Isaacs said this saved 2,500 instructional days, adding, “we feel very positive about that.”
So far, Isaacs said there have been zero students who were part of the pilot program that contracted COVID-19 while they were in school.
“Based on contract tracing, they came down with COVID-19 outside of school,” he said.
Isaacs said the pilot program has not been given an end date by the Ohio Department of Health. He said the “data is so strong” that he could see the state implement the pilot program statewide.
He said the county’s school superintendents forward information to Mason Superintendent Jonathan Cooper who is tracking the numbers for the county.
Franklin Superintendent Michael Sander said he was pleased with how the pilot program has been working to help keep healthy students in the classrooms rather than in isolation in home quarantine.
Sander said as of Thursday, 52 students completed the program and saved 520 instructional days.
“The program has shown a lot of promise,” he said. “We have to learn to live with it, just like the flu.”
Springboro Superintendent Larry Hook said the pilot program has “worked wonderfully.”
Hook said the numbers have been plummeting over the past three weeks.
“There’s a low correlation between exposure at school and actually getting COVID-19,” Hook said. “It’s what we’ve known all along and its been holding true that the exposures happened out of school.”
Lebanon Superintendent Isaac Seevers, who had to close school for three days on Sept. 1 due to a high student absence rate due to COVID-19, school exposures, quarantined students and other related illnesses, said the pilot program is going well for the district.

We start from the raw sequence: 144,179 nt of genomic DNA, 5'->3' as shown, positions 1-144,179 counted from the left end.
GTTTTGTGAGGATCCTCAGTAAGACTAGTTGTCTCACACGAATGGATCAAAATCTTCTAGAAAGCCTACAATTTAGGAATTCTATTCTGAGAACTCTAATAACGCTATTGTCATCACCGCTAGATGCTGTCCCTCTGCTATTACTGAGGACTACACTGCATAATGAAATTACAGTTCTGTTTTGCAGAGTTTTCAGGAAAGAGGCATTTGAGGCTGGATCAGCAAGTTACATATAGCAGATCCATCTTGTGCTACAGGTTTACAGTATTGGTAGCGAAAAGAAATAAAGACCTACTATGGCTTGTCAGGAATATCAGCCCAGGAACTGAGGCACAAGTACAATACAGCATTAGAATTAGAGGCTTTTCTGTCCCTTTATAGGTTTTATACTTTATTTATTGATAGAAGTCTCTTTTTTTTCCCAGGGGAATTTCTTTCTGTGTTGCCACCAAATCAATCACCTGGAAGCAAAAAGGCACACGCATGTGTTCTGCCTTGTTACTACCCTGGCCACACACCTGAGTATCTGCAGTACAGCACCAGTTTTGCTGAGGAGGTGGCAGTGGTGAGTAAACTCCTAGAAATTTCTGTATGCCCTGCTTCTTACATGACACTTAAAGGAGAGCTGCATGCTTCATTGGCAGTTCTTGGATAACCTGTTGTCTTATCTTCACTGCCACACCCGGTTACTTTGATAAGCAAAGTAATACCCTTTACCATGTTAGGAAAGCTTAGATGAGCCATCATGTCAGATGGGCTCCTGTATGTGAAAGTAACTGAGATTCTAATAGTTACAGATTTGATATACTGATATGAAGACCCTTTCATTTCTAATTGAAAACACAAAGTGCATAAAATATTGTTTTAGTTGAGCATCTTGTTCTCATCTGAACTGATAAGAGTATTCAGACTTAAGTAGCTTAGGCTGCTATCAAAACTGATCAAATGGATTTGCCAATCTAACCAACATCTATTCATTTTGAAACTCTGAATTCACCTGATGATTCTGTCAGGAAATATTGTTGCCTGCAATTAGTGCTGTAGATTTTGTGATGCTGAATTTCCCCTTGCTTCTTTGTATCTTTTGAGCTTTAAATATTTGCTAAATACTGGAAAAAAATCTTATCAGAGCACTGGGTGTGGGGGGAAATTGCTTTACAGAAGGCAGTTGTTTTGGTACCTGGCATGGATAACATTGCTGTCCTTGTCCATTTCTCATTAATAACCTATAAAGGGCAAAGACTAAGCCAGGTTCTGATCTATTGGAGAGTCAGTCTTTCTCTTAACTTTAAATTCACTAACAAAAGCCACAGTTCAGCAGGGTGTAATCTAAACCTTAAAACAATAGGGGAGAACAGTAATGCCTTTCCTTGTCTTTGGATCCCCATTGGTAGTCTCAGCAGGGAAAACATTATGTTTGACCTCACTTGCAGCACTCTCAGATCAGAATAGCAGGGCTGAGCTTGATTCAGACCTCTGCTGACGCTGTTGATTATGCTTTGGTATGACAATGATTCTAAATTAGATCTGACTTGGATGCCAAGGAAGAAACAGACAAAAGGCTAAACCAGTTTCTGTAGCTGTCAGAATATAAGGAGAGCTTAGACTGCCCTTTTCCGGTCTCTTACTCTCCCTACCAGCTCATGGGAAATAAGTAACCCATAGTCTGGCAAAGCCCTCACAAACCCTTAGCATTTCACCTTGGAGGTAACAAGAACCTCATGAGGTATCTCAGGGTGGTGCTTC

Carlisle Local Schools also had a temporary closure due to high student absence rates the same week. Both Lebanon and Carlisle districts reopened after the Labor Day weekend.
Seevers said, “it’s going well. No one has tested positive as we are keeping healthy kids in school. It’s been very successful for us.”
While some parents opted not to have their children participate in the program, Seevers said, “overall parents have been receptive so far and the feedback has been positive.”
Seevers said the district expects about 15 to 25 new cases a week which has been consistent for the past three to four weeks. However, that’s down from about 60 cases a week before.
“The pilot is helping because we are consistently educating kids,” he said. “It’s allowed teachers, staff and administrators to do our jobs without doing COVID follow up. It’s a huge step for us. We’re back to the business of educating students. That’s a major success for us.”